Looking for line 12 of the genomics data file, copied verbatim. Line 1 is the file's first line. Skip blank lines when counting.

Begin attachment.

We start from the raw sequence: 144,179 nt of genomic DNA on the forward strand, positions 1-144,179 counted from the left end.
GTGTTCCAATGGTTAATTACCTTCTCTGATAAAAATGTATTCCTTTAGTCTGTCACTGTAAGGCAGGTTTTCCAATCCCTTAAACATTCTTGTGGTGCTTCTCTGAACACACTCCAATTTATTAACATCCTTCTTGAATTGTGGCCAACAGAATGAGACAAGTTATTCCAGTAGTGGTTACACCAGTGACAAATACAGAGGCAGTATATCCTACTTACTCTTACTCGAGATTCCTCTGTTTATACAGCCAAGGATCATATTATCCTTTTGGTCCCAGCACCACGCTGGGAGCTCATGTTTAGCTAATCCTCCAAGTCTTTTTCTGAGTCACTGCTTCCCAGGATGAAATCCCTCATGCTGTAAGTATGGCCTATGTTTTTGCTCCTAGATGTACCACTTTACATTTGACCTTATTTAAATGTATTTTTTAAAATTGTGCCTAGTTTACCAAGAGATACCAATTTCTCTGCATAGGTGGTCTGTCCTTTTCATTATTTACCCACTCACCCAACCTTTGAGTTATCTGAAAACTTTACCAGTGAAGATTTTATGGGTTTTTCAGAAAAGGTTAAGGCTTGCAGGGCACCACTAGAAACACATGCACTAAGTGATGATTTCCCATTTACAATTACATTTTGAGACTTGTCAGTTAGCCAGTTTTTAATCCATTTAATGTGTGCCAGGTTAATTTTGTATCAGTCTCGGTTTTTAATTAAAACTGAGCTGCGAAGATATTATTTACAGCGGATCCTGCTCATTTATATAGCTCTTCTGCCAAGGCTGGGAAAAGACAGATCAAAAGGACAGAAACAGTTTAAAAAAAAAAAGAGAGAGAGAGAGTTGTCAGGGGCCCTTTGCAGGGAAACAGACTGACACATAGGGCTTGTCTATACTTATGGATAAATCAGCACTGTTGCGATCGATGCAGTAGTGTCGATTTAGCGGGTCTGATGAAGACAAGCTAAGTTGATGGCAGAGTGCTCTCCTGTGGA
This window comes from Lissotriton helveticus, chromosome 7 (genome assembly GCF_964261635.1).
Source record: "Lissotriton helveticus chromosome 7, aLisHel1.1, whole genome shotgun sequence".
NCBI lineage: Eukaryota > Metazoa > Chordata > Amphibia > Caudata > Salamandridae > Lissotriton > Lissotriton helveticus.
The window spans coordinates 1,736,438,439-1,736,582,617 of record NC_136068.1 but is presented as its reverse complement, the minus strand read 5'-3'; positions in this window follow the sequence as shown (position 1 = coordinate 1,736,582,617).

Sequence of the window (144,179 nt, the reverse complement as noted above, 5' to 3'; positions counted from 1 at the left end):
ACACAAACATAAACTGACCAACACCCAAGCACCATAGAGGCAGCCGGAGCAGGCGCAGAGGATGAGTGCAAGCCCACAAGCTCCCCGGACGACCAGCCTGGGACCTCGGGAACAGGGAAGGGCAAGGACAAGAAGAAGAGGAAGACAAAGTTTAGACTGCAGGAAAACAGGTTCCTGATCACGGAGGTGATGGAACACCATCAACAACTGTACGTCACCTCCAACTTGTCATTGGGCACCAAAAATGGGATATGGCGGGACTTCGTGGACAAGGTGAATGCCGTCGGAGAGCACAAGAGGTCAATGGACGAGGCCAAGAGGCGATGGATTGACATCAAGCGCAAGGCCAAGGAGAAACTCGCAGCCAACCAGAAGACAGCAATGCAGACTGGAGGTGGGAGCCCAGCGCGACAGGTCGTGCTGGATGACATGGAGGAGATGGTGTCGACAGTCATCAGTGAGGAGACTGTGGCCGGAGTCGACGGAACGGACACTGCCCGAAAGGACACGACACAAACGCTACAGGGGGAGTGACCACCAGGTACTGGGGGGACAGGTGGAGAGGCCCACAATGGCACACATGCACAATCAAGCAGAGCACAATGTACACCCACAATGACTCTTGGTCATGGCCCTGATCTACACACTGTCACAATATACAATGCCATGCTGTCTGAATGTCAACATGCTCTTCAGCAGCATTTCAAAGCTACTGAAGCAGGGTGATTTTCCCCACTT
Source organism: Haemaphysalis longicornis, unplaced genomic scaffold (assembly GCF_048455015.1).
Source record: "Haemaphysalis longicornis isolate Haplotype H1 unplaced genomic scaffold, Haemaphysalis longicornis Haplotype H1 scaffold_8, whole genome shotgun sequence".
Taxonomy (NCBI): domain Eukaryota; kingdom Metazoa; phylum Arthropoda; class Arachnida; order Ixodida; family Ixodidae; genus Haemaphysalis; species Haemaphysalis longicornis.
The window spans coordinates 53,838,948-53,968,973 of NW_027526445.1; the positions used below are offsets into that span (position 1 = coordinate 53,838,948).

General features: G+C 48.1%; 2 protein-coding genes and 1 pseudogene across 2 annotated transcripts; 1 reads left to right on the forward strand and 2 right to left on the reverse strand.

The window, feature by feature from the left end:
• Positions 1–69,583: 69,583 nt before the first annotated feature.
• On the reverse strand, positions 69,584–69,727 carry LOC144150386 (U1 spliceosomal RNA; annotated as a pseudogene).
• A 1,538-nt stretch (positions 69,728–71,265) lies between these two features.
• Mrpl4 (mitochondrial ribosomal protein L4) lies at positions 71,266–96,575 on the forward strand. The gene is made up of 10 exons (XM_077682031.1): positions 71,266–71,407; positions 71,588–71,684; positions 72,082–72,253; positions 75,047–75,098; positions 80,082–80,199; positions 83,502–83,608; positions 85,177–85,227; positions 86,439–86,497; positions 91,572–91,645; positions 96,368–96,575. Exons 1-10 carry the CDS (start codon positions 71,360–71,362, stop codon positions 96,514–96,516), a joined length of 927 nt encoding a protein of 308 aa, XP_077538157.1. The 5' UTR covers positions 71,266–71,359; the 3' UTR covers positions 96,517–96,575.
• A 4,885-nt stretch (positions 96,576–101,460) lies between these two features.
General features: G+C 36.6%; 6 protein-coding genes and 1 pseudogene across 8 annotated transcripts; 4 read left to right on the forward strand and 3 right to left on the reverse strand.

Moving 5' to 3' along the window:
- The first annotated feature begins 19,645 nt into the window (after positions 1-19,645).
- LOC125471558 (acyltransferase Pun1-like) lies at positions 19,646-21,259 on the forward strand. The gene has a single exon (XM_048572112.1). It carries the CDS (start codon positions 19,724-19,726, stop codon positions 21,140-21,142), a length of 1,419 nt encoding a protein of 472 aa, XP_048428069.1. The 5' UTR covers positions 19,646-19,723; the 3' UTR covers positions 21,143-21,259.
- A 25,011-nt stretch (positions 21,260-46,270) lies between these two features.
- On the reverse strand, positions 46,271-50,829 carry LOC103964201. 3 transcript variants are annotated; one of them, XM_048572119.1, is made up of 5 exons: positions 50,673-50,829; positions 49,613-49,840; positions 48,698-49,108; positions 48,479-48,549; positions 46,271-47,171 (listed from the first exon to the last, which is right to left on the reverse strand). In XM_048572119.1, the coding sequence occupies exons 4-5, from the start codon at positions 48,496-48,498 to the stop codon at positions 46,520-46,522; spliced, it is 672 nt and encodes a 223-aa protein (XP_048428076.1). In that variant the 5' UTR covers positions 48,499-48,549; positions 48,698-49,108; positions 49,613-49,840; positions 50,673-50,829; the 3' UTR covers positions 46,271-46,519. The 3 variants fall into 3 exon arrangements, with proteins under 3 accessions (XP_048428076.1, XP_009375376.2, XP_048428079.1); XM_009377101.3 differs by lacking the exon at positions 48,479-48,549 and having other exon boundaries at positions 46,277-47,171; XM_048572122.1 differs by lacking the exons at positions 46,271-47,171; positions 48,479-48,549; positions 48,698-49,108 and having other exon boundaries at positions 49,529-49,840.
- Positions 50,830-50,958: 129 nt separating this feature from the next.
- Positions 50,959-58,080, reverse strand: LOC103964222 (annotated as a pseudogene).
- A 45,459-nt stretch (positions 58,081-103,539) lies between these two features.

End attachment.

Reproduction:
The window spans coordinates 53,838,948-53,968,973 of NW_027526445.1; the positions used below are offsets into that span (position 1 = coordinate 53,838,948).